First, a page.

The frighteningly simple technique that hijacked Jack Dorsey’s Twitter account

On Friday afternoon, the 4.2 million Twitter followers of Jack Dorsey had an unpleasant surprise. A group of vandals had gained access to the account, and used that access to launch a stream of offensive messages and plugs for their group's channel of discord. In 15 minutes, the account was again under control and the group was excluded from Discord, but the incident was a reminder of serious vulnerabilities even in the highest profile accounts, and how insecure the phone-based authentication has become .

Hackers entered through the Twitter tweet text service, operated by the acquired Cloudhopper service. Using Cloudhopper, Twitter users can post tweets by sending text messages to a short code number, usually 40404. It's a useful trick for SimplePhones or if you simply don't have access to the Twitter application. The system only requires linking your phone number to your Twitter account, which most users already do for separate security reasons. As a result, controlling your phone number is usually enough to post tweets to your account, and most users have no idea.

. Getting control of Dorsey's phone number was not as difficult as it seems. According to a statement from Twitter a "security oversight" by the provider allowed hackers to take control. Generally speaking, this type of attack is called SIM piracy, essentially convincing an operator to assign the Dorsey number to a new phone they controlled. It is not a new technique, although it is used more frequently to steal Bitcoin or high-value Instagram IDs. It is often as simple as connecting a filtered password. You can protect yourself by adding a PIN code to your operator account or by registering web accounts such as Twitter through fictitious phone numbers, but those techniques may be too much for the average user. As a result, SIM exchange has become one of the favorite techniques of online rioters, and as we discovered today, it works more frequently than it seems.

Chuckling Squad, the team that took over Dorsey's account, has been playing This trick for years. His most prominent attacks so far have been a series of influential people in line with up to ten different figures that were attacked before Dorsey. They seem to have a particular trick with AT&T, which is also Dorsey's operator, although it is not clear exactly how they gained control. (AT&T did not respond to a request for comment.)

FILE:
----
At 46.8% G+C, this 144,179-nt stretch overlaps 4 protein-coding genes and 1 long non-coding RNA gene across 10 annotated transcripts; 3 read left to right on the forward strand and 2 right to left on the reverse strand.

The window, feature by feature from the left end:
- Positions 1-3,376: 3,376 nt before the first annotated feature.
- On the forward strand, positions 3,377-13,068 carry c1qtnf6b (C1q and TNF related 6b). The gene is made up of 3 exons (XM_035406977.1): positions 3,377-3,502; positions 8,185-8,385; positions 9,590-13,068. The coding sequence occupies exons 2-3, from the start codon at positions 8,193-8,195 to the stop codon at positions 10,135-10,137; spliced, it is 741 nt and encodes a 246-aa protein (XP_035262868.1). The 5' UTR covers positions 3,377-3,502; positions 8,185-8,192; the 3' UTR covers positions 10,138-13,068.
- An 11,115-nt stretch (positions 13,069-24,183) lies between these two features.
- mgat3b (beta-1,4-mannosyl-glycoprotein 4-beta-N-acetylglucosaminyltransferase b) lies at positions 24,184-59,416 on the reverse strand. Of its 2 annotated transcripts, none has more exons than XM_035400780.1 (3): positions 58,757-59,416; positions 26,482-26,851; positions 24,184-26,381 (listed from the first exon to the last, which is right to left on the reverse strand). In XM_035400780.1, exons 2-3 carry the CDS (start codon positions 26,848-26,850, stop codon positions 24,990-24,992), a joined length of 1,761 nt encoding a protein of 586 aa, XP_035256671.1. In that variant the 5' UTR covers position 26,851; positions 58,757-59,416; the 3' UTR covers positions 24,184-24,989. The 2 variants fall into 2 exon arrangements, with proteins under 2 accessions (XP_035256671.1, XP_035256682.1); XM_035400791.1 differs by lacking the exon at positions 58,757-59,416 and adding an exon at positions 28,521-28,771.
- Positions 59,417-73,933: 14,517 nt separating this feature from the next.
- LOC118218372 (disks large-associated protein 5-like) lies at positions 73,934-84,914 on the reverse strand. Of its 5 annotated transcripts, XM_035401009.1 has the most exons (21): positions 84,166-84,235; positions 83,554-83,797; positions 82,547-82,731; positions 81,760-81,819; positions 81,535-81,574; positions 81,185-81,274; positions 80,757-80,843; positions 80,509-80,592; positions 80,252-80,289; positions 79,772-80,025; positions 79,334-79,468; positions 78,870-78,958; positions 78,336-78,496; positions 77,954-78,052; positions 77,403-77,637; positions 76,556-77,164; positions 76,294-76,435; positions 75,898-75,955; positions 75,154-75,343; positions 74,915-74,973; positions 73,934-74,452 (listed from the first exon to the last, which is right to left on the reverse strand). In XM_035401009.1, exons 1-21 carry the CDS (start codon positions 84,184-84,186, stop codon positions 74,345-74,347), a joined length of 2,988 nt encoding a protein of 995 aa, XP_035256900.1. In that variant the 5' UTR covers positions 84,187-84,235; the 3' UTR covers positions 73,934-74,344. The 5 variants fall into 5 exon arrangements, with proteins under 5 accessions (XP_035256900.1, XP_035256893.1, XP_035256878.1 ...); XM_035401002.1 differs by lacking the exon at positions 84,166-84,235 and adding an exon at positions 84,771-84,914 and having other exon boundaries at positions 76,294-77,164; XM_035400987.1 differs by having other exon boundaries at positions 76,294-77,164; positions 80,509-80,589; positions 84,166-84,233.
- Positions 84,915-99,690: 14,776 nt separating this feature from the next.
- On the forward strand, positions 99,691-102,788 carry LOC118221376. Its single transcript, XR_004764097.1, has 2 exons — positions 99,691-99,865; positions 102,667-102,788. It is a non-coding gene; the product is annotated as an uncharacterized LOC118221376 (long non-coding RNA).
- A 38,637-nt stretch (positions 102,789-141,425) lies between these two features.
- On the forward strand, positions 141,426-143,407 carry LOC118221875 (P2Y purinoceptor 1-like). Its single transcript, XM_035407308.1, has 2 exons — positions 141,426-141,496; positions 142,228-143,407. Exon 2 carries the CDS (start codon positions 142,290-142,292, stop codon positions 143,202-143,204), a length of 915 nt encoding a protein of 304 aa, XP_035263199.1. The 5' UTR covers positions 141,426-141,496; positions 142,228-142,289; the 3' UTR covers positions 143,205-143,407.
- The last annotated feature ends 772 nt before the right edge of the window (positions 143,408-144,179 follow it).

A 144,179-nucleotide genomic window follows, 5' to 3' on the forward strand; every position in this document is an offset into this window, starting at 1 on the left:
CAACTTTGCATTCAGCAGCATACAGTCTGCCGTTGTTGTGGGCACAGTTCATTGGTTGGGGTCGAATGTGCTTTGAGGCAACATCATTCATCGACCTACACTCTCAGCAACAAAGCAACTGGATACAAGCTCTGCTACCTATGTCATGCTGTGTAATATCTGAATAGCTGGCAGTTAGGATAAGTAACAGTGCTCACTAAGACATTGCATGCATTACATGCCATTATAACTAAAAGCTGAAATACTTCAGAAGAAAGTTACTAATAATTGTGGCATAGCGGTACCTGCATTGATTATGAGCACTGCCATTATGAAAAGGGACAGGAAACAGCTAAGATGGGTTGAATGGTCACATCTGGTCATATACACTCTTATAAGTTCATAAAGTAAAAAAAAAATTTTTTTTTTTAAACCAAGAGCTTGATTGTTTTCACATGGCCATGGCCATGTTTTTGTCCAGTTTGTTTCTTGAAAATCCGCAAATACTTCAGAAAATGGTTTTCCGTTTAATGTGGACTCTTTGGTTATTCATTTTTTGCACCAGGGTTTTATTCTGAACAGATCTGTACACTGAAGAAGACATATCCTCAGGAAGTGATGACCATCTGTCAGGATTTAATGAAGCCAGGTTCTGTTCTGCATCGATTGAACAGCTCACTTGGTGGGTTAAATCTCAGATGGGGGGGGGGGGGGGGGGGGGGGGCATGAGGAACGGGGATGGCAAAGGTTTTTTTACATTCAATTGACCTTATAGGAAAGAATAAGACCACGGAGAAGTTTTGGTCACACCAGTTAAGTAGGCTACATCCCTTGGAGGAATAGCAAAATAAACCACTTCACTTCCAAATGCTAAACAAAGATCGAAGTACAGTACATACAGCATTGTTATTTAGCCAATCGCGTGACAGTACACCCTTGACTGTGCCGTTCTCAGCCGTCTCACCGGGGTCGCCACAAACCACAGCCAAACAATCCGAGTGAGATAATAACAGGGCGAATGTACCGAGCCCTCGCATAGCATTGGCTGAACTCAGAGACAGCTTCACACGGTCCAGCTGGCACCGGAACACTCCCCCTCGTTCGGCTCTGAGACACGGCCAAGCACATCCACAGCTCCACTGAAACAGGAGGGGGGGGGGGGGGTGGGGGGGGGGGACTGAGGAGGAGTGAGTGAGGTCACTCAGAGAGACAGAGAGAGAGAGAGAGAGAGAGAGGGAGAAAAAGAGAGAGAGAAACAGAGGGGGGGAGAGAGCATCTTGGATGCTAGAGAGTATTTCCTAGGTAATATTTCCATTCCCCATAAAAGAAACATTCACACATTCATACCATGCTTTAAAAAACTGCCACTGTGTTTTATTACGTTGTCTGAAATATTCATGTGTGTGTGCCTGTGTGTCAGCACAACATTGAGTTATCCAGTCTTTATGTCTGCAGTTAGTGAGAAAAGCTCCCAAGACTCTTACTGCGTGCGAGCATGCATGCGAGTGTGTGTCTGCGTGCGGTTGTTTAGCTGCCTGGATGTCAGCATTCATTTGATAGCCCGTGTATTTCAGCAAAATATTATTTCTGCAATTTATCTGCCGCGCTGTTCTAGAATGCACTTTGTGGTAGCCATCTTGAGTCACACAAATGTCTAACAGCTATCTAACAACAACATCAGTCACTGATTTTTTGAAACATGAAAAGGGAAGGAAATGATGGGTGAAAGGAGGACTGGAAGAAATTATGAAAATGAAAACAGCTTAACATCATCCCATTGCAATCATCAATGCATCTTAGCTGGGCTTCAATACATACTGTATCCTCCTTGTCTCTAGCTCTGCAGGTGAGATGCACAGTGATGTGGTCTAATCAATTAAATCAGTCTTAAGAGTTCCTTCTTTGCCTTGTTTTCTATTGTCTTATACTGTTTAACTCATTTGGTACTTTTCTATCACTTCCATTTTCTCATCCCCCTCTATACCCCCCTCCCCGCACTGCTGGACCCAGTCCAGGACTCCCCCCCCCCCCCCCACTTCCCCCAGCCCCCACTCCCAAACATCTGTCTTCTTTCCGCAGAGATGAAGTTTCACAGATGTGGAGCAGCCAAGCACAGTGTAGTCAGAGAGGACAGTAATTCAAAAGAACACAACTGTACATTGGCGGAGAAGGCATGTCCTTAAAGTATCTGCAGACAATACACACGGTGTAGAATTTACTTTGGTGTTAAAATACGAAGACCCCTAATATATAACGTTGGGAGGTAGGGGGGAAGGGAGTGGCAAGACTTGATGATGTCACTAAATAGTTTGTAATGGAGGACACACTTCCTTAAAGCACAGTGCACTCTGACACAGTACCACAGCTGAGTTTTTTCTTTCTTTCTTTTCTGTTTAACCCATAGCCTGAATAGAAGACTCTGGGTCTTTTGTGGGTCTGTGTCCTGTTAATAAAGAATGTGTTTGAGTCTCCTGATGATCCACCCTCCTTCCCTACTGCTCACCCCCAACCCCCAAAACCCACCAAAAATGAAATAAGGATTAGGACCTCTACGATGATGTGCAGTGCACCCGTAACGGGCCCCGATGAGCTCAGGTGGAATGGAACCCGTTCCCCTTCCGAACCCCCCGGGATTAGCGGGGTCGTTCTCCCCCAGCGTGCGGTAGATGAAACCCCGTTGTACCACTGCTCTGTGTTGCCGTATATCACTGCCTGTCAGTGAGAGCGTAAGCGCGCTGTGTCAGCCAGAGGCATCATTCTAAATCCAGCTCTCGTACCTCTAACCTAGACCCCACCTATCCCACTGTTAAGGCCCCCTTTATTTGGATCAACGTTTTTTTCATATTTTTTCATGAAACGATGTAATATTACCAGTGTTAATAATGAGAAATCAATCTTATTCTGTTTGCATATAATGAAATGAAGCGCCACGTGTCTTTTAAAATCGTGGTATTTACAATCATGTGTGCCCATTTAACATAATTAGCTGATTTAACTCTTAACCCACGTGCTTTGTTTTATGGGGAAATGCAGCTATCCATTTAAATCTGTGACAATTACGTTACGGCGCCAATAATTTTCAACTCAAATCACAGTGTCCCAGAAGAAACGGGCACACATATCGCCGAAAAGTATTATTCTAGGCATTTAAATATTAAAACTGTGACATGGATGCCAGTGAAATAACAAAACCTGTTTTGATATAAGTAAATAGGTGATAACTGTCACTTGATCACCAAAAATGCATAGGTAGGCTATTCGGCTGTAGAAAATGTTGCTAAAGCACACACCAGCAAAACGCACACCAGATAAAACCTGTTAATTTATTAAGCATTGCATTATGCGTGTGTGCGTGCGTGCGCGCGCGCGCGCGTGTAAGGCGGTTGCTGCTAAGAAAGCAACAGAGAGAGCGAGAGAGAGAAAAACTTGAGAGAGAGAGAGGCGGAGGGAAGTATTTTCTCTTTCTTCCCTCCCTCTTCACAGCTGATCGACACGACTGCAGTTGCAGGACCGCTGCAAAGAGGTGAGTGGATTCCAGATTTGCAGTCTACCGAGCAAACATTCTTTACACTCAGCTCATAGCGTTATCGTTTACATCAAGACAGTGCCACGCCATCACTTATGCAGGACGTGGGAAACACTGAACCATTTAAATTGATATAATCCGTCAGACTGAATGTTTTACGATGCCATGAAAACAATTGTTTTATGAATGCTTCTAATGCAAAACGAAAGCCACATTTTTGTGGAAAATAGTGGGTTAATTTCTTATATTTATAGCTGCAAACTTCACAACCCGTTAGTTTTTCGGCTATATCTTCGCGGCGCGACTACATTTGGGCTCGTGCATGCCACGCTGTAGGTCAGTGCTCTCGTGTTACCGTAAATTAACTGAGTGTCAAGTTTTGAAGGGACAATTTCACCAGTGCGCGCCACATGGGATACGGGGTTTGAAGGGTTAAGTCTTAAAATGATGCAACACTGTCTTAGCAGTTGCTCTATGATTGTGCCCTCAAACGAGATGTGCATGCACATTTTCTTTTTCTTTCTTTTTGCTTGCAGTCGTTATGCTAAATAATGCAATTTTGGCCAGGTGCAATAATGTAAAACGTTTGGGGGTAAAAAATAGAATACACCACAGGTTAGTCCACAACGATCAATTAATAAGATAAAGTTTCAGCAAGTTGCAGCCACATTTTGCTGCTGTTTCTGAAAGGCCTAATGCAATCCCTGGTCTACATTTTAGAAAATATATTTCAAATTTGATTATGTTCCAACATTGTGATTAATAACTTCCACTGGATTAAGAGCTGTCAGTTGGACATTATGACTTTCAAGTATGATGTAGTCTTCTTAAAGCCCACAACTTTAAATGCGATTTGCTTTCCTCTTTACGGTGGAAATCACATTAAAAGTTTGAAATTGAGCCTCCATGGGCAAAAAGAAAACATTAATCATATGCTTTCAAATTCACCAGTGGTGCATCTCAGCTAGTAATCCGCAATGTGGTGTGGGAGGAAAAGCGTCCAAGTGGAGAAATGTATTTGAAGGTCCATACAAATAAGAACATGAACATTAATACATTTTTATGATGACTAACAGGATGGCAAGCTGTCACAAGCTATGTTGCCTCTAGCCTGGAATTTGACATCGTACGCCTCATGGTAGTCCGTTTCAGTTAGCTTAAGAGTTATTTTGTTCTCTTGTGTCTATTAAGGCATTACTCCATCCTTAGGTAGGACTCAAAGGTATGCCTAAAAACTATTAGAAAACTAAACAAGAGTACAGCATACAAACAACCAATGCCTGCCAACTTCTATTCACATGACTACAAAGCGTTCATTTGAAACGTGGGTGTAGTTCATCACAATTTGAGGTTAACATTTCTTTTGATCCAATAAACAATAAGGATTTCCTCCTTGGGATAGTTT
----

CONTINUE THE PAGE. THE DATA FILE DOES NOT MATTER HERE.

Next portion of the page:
The history of this type of hacking is much older than Chuckling Squad or even SIM Swapping. Any system that makes it easy for a user to tweet will also make it easier for a hacker to take control of the account. In 2016, Dorsey was the target of a similar attack that took advantage of authorized third-party add-ons, which have often been abandoned but still retain permission to send tweets to the account. That technique has become less prominent as SIM exchange techniques have been more widely understood, but the basic goals of vandalism have not changed greatly.

However, the incident is embarrassing for Twitter, and not simply for the immediate fight. to regain control of the CEO account. The security world has known about SIM swap attacks for years, and Dorsey's account had been shattered before. The simple failure to ensure control of the CEO's account is a significant failure for the company, with implications that go beyond a few minutes of chaos. Hopefully, Twitter will learn from the incident and prioritize stronger security, perhaps even removing Twitter's verification from SMS, but given the company's history, I doubt that many people hold their breath.

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